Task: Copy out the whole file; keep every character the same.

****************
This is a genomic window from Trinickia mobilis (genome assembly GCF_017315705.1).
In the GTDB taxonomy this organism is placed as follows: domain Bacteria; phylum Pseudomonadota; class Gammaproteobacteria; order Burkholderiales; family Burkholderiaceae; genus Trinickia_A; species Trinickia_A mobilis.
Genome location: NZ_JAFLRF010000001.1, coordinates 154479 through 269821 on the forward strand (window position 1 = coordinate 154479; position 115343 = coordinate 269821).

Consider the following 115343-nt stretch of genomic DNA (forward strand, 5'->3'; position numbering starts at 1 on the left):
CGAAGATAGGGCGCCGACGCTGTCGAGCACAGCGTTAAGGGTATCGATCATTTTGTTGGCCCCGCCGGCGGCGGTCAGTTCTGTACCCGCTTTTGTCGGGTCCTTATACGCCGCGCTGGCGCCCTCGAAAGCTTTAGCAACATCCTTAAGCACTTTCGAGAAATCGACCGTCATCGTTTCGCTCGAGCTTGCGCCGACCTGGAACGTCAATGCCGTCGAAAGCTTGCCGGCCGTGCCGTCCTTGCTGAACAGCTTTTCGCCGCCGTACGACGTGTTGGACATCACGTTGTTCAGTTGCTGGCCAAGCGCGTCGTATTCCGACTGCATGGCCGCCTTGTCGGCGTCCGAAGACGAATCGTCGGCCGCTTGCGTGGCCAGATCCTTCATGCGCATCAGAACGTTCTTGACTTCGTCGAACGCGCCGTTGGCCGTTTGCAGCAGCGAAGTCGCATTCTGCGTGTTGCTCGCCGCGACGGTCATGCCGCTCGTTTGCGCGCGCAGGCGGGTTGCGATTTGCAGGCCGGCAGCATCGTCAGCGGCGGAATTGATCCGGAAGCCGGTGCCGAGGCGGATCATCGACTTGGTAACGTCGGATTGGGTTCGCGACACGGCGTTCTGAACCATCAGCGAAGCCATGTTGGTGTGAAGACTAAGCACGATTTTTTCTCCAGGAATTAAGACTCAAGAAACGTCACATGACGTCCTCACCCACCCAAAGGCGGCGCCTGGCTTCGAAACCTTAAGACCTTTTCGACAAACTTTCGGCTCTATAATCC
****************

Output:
This is a genomic window from Trinickia mobilis (genome assembly GCF_017315705.1).
In the GTDB taxonomy this organism is placed as follows: domain Bacteria; phylum Pseudomonadota; class Gammaproteobacteria; order Burkholderiales; family Burkholderiaceae; genus Trinickia_A; species Trinickia_A mobilis.
Genome location: NZ_JAFLRF010000001.1, coordinates 154479 through 269821 on the forward strand (window position 1 = coordinate 154479; position 115343 = coordinate 269821).

Consider the following 115343-nt stretch of genomic DNA (forward strand, 5'->3'; position numbering starts at 1 on the left):
CGAAGATAGGGCGCCGACGCTGTCGAGCACAGCGTTAAGGGTATCGATCATTTTGTTGGCCCCGCCGGCGGCGGTCAGTTCTGTACCCGCTTTTGTCGGGTCCTTATACGCCGCGCTGGCGCCCTCGAAAGCTTTAGCAACATCCTTAAGCACTTTCGAGAAATCGACCGTCATCGTTTCGCTCGAGCTTGCGCCGACCTGGAACGTCAATGCCGTCGAAAGCTTGCCGGCCGTGCCGTCCTTGCTGAACAGCTTTTCGCCGCCGTACGACGTGTTGGACATCACGTTGTTCAGTTGCTGGCCAAGCGCGTCGTATTCCGACTGCATGGCCGCCTTGTCGGCGTCCGAAGACGAATCGTCGGCCGCTTGCGTGGCCAGATCCTTCATGCGCATCAGAACGTTCTTGACTTCGTCGAACGCGCCGTTGGCCGTTTGCAGCAGCGAAGTCGCATTCTGCGTGTTGCTCGCCGCGACGGTCATGCCGCTCGTTTGCGCGCGCAGGCGGGTTGCGATTTGCAGGCCGGCAGCATCGTCAGCGGCGGAATTGATCCGGAAGCCGGTGCCGAGGCGGATCATCGACTTGGTAACGTCGGATTGGGTTCGCGACACGGCGTTCTGAACCATCAGCGAAGCCATGTTGGTGTGAAGACTAAGCACGATTTTTTCTCCAGGAATTAAGACTCAAGAAACGTCACATGACGTCCTCACCCACCCAAAGGCGGCGCCTGGCTTCGAAACCTTAAGACCTTTTCGACAAACTTTCGGCTCTATAATCC